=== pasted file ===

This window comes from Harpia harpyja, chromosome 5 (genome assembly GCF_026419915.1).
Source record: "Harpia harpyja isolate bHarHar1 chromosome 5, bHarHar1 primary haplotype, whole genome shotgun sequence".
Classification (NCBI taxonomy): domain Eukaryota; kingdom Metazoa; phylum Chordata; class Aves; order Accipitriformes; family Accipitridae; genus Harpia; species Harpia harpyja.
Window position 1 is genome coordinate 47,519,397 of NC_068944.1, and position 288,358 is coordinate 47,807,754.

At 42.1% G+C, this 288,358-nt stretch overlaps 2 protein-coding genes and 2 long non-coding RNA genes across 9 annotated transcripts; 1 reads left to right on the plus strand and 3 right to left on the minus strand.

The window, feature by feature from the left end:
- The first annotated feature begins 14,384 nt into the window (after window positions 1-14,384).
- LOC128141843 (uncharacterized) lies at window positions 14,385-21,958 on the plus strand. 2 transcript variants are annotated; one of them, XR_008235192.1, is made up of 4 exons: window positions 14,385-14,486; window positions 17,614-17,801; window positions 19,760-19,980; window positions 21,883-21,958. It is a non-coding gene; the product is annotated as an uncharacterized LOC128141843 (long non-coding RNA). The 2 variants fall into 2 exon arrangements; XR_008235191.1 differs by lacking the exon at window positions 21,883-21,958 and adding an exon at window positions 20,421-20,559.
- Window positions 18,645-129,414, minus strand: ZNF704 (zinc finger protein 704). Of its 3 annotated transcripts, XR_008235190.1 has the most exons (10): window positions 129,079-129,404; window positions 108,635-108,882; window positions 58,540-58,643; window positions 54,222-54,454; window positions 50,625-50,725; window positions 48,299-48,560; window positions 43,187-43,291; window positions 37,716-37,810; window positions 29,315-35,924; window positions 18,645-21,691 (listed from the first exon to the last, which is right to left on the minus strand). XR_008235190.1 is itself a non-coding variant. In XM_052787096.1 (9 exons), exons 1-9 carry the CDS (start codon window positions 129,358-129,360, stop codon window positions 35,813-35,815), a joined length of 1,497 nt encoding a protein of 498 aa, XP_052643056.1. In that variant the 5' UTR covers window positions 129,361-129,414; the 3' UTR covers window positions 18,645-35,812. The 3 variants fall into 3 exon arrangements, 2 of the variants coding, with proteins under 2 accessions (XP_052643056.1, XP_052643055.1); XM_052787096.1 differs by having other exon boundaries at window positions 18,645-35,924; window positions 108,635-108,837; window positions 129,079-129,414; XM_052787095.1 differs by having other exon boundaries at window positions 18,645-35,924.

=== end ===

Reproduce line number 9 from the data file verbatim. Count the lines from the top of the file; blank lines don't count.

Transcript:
- Window positions 18,645-129,414, minus strand: ZNF704 (zinc finger protein 704). Of its 3 annotated transcripts, XR_008235190.1 has the most exons (10): window positions 129,079-129,404; window positions 108,635-108,882; window positions 58,540-58,643; window positions 54,222-54,454; window positions 50,625-50,725; window positions 48,299-48,560; window positions 43,187-43,291; window positions 37,716-37,810; window positions 29,315-35,924; window positions 18,645-21,691 (listed from the first exon to the last, which is right to left on the minus strand). XR_008235190.1 is itself a non-coding variant. In XM_052787096.1 (9 exons), exons 1-9 carry the CDS (start codon window positions 129,358-129,360, stop codon window positions 35,813-35,815), a joined length of 1,497 nt encoding a protein of 498 aa, XP_052643056.1. In that variant the 5' UTR covers window positions 129,361-129,414; the 3' UTR covers window positions 18,645-35,812. The 3 variants fall into 3 exon arrangements, 2 of the variants coding, with proteins under 2 accessions (XP_052643056.1, XP_052643055.1); XM_052787096.1 differs by having other exon boundaries at window positions 18,645-35,924; window positions 108,635-108,837; window positions 129,079-129,414; XM_052787095.1 differs by having other exon boundaries at window positions 18,645-35,924.